6. Tried a few years ago for the holidays and set the oiled pan on fire! A little scared to try again....

  7. Back in the days when a roast was a weekly staple of our diet I always made Yorkshire pudding with roast beef, and pretty much the way Jamie Oliver does. I've always liked the little individual ones rather than the big kind, but my family always made one big dish--too easy to go soggy.

  8. I've made them but so long ago! Time to try them again. We had prime rib for Christmas and these would have been perfect. Love the idea of having them for breakfast the next day! Yum!

  9. I've never made Yorkshire pudding, but this recipe begs to be tried. Quite honestly, I was expecting one of those "easy" recipes that seem easy only to people who have dabbled in this food before. I was so pleasantly surprised, as it indeed appears to be "elementary, my dear Watson."

    Looking forward to Downton Abbey tomorrow night. I'm embarrassed to say that I am arriving quite late at the party for Sherlock, as I plan to start watching it with tomorrow's night opening show for season 3, but I still have to go back and watch the first two seasons (hanging my head in shame).

    Jack, you are too funny. Joan, would you be willing to post your recipe for currant cake?

  10. Oh, I must try this, really. I have had YP very rarely,and certainly not in the last 40 years or so, but I remember when I did, it was lovely (but I don't think it can be saved until tomorrow, can it?)

    I love the recipe... Free range or organic eggs, canola oil. Mrs Bridges would have scorned such fal-lals, as would Mrs Patmore. Nothing but artery-hardening drippings from the roast, I'm sure.

    And now to confess.... I have finally given up on DA. Sorry, but I just can't bring myself to care any more. Self-absorbed lot of-- no, I won't go there, or I might be banned from JRW.

    So I'll make the YP (with canola oil) and put on my DVD of Gaudy Night, Testament of Youth or 84 Charing Cross Road (which see for Helene Hanff's celebration of Yorkshire Pud).

  11. I have to admit that while I have made pot roast many times, I've never made proper English roast beef. So I'm going to give it a try, a la Jamie.

    This particular Jamie Oliver cookbook is designed for people who don't know how to cook at all--the folks who live on fast food and frozen dinners.

    While there are gaps in my culinary education (roast beeef!) I've been cooking since I left home for college (so that means I've been cooking a really long time...) but interestingly, this cookbooks has become one of my favorite, if not THE favorite. You should see my copy--it's filled with post-its stuck on recipes I've tried and loved or recipes I want to try. Most of the recipes are simple but interesting--and fast, which is my biggest requirement for weeknight dinners.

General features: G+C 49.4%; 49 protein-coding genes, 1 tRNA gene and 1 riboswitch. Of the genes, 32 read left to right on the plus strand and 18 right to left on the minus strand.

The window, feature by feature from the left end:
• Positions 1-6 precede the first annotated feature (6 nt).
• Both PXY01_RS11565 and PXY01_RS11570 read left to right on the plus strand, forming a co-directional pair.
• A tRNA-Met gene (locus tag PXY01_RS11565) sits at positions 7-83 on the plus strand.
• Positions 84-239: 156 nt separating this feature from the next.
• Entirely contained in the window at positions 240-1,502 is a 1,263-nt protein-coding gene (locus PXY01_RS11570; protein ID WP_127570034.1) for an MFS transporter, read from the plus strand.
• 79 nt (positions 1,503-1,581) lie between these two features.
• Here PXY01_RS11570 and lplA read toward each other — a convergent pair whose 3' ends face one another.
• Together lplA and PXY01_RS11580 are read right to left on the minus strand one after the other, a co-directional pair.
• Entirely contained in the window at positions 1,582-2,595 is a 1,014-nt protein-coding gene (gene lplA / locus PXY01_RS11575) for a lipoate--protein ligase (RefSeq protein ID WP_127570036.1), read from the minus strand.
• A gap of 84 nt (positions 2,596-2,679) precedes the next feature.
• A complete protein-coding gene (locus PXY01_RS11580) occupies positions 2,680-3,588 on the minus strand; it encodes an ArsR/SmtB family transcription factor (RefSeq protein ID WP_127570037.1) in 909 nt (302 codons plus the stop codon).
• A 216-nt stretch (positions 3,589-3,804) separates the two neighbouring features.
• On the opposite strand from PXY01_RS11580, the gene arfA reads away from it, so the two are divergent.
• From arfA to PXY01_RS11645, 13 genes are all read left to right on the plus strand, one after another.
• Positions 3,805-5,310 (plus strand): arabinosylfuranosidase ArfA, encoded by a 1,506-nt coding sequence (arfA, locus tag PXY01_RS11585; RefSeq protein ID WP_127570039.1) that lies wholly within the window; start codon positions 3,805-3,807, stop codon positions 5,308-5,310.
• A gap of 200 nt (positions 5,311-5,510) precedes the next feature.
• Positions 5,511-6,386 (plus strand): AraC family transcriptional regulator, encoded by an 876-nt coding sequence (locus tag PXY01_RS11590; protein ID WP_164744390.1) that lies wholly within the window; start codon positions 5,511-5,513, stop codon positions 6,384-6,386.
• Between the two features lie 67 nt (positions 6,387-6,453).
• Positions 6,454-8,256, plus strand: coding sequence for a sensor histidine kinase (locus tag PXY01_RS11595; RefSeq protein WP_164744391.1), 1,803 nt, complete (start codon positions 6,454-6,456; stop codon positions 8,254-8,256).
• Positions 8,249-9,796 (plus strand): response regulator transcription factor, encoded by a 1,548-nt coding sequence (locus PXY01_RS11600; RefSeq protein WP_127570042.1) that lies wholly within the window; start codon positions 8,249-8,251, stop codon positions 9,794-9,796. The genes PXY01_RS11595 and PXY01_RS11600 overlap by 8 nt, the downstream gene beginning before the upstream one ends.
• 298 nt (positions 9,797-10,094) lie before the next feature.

Enjoy your puds!

  12. Susan D, you won't be banned! I actually tend to agree with you. But the Todds and I thought we'd have a little fun with it tomorrow, so tune into JRW even if you don't intend to watch DA.

  13. I don't like roast beef so I've never bothered making it, and I've never had YP. This recipe sounds super easy, though, so I might just make it to have with a Saturday breakfast!

    Red Susan: A few years back when I was broiling salmon, something I have done many, many times, I set my broiler on fire, so I can sympathize with you about setting an oiled pan on fire!

    Susan D: Because I don't have TV, I wait until the end of the season, and then purchase the DVDs of DA. I started watching the program while visiting a sister in another state. I told my sister that I didn't know if I ever wanted to watch it again after the way last season ended. She agreed with me. Then her daughter found out how they could begin watching this season's episodes on the computer about three weeks ago. My sister now tells me she's enjoying it more than she did last year - but she thinks that I might have some issues with the writers of this year's episodes, a comment that really intrigues me! So now I don't know what to do!

  14. I've never made YP either, but I did used to make popovers. Are they identical? anyway, I'm with Hallie--butter and honey!

    I won't spoil anything for those who aren't up to date on DA, but last week's episode was very intense!

  15. I can't believe how this group turns me on to new recipes and cookbooks. Debs' comment, "This particular Jamie Oliver cookbook is designed for people who don't know how to cook at all--the folks who live on fast food and frozen dinners." just sold another copy of the man's cookbook. sigh.